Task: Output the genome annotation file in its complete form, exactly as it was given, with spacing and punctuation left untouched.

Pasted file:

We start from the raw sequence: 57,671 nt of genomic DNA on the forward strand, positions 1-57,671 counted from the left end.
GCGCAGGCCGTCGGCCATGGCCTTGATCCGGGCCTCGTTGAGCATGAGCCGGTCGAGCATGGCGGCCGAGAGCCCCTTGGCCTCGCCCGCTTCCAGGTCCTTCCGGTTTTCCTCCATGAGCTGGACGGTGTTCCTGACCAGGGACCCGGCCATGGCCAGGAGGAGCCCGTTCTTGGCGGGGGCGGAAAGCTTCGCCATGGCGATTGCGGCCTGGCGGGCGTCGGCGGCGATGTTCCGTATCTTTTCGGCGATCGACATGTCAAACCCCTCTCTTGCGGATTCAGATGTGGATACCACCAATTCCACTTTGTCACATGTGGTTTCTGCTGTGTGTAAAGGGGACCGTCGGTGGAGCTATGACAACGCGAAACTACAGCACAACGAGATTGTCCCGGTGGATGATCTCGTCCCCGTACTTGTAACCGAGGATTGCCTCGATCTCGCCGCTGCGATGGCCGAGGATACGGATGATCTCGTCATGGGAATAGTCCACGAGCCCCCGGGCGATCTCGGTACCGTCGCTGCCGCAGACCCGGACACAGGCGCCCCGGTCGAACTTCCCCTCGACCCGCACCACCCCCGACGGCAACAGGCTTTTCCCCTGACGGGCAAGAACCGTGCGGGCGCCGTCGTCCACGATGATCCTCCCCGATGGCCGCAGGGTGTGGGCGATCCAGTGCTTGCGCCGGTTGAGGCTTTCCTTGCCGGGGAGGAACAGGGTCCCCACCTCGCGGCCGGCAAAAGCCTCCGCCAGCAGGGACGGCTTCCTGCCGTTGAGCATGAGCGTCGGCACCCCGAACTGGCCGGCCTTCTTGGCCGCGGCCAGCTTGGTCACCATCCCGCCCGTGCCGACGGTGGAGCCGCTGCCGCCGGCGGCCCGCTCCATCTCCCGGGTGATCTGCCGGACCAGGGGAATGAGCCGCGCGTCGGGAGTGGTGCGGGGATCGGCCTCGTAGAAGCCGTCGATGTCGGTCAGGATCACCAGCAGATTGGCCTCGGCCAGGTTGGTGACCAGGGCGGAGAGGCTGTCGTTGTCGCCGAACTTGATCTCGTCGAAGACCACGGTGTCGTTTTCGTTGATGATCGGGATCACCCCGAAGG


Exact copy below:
We start from the raw sequence: 57,671 nt of genomic DNA on the forward strand, positions 1-57,671 counted from the left end.
GCGCAGGCCGTCGGCCATGGCCTTGATCCGGGCCTCGTTGAGCATGAGCCGGTCGAGCATGGCGGCCGAGAGCCCCTTGGCCTCGCCCGCTTCCAGGTCCTTCCGGTTTTCCTCCATGAGCTGGACGGTGTTCCTGACCAGGGACCCGGCCATGGCCAGGAGGAGCCCGTTCTTGGCGGGGGCGGAAAGCTTCGCCATGGCGATTGCGGCCTGGCGGGCGTCGGCGGCGATGTTCCGTATCTTTTCGGCGATCGACATGTCAAACCCCTCTCTTGCGGATTCAGATGTGGATACCACCAATTCCACTTTGTCACATGTGGTTTCTGCTGTGTGTAAAGGGGACCGTCGGTGGAGCTATGACAACGCGAAACTACAGCACAACGAGATTGTCCCGGTGGATGATCTCGTCCCCGTACTTGTAACCGAGGATTGCCTCGATCTCGCCGCTGCGATGGCCGAGGATACGGATGATCTCGTCATGGGAATAGTCCACGAGCCCCCGGGCGATCTCGGTACCGTCGCTGCCGCAGACCCGGACACAGGCGCCCCGGTCGAACTTCCCCTCGACCCGCACCACCCCCGACGGCAACAGGCTTTTCCCCTGACGGGCAAGAACCGTGCGGGCGCCGTCGTCCACGATGATCCTCCCCGATGGCCGCAGGGTGTGGGCGATCCAGTGCTTGCGCCGGTTGAGGCTTTCCTTGCCGGGGAGGAACAGGGTCCCCACCTCGCGGCCGGCAAAAGCCTCCGCCAGCAGGGACGGCTTCCTGCCGTTGAGCATGAGCGTCGGCACCCCGAACTGGCCGGCCTTCTTGGCCGCGGCCAGCTTGGTCACCATCCCGCCCGTGCCGACGGTGGAGCCGCTGCCGCCGGCGGCCCGCTCCATCTCCCGGGTGATCTGCCGGACCAGGGGAATGAGCCGCGCGTCGGGAGTGGTGCGGGGATCGGCCTCGTAGAAGCCGTCGATGTCGGTCAGGATCACCAGCAGATTGGCCTCGGCCAGGTTGGTGACCAGGGCGGAGAGGCTGTCGTTGTCGCCGAACTTGATCTCGTCGAAGACCACGGTGTCGTTTTCGTTGATGATCGGGATCACCCCGAAGG